Appendix A

Participation and Losses, Major Wars, 1775–2011


 

SERVED

BATTLE DEATHS

OTHER DEATHS

WOUNDED

Revolutionary

War1,

1775–1783

200,000+ est.

6,900 est.

18,500 est.

8,500 est.

War of 18122,

1812–1815

286,730

2,261

17,500 est.

4,500 est.

Mexican War

1846–1848

115,906

1,733

13,000 est.

4,152

Civil War3,

1861–1865:

       

  Union

2,000,000+ est.

112,000 est.

250,500 est.

277,500 est.

  Confederacy

750,000 est.

94,000 est.

167,000 est.

194,000 est.

War with Spain,

1898

306,760

385

3,000 est.

1,662

Philippine-

American War,

1899–1902

126,468

1,004

3,161

2,911

World War I,

1917–1918

4,734,991

53,402

63,114

204,002

World War II,

1941–1945

16,112,566

291,557

113,842

671,846

Korean War4,

1950–1953

5,720,000

33,741

2,835

103,284

Vietnam War5,

1964–1975

8,744,000

47,434

10,786

153,303

Gulf War,

1990–1991

2,225,000

147

235

467

War in

Afghanistan6,

2001–

320,000 est.

1,488

386

15,282

War in Iraq7,

2003–2011

930,000 est.

3,526

962

32,229


1 For the Revolutionary War we have used the statistics collected and analyzed by the Howard H. Peckham group, William L. Clements Library, University of Michigan, 1974.

2 The statistics for the War of 1812 are those provided by Donald R. Hickey, The War of 1812 (University of Chicago Press, 1989).

3 Statistics for the Civil War (especially for the Confederacy) are elusive, but we have used those provided by E. B. Long, The Civil War Day by Day (Doubleday, 1971). However, the author of an in-depth study using pre- and postwar census records has argued for raising the war’s final death toll from 620,000 to 750,000. See J. David Hacker, “A Census-Based Count of the Civil War Dead” Civil War History 57 (December 2011): 307–348.

4 At one time the Department of Defense listed 20,617 “other deaths” for the Korean War, an implausible figure when compared to the 33,741 battle deaths for Korea and the nearly 11,000 “other deaths” for the Vietnam War. The Air Force, Marine Corps, and Navy are certain that they had 813 “other deaths,” but the Army, which listed 9,429 deaths of this sort at one time, has simply now announced that its “other deaths” are not available. Further research has led us to the number 2,835 for “Other Deaths.” The number for “Served” includes personnel deployed worldwide during the conflict.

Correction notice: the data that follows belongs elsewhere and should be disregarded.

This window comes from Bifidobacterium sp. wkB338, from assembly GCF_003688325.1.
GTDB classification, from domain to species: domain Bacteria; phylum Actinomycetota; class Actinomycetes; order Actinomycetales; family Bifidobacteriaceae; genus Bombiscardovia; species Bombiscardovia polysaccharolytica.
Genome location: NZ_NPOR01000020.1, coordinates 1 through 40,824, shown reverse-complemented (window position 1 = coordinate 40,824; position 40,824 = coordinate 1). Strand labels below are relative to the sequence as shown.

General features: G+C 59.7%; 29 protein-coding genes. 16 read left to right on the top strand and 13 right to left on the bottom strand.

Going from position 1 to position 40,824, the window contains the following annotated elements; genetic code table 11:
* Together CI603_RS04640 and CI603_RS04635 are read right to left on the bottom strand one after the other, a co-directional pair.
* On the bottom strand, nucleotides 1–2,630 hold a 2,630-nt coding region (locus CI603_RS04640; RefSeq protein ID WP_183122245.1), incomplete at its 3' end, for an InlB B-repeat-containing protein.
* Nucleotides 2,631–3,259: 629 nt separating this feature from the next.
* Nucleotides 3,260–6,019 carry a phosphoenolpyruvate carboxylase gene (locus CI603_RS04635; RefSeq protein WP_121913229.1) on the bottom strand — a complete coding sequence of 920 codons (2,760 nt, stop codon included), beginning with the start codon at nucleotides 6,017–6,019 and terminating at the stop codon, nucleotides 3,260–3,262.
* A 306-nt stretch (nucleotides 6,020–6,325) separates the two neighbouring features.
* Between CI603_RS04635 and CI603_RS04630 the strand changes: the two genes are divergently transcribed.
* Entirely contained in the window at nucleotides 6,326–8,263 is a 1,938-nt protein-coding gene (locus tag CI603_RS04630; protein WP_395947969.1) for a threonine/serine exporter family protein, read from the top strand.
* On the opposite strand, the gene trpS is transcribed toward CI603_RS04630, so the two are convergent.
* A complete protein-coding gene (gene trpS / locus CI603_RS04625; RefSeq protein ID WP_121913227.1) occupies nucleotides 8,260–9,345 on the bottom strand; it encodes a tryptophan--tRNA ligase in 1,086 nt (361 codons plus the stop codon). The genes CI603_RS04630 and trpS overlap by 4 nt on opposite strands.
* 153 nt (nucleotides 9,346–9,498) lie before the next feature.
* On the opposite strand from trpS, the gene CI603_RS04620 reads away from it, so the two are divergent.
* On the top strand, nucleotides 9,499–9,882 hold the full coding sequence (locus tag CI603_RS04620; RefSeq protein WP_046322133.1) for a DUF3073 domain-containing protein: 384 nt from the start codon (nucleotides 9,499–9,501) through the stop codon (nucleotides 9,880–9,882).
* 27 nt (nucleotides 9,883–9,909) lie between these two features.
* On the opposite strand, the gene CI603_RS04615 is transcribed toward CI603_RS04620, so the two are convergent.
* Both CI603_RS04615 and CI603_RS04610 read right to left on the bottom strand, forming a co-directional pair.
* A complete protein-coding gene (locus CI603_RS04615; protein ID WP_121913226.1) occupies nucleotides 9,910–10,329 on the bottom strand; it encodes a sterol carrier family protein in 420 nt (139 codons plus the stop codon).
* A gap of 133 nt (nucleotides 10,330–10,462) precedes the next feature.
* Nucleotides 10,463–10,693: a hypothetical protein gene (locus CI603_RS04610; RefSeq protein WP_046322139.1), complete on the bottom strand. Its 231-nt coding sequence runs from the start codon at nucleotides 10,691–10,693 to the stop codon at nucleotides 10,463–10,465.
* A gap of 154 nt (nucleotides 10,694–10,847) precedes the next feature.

5 Defense Manpower Data Center, http://siadapp.dmdc.osd.mil/personnel/CASUALITY/vietnam.pdf. Of the total wounded, only about half required hospitalization.

6 Statistics for wars in Iraq and Afghanistan as of January 25, 2012, from Defense Manpower Data Center, http://www.defense.gov/news/casualty.pdf. The figures for Afghanistan include casualties in fourteen regional countries and Cuba (Guantanamo Bay).

7 Casualties for the Iraq War include deaths in other regional countries, the Persian Gulf, Arabian Sea, Gulf of Aden, Gulf of Oman, and the Red Sea. “Served” means fulltime, global, not just war zone. Because of multiple tours, short deployments, and assignments to Central Command that did not include physically serving in Iraq or Afghanistan, the number of service personnel who “served” in the two wars may run as high as 1.3 million to 1.9 million.

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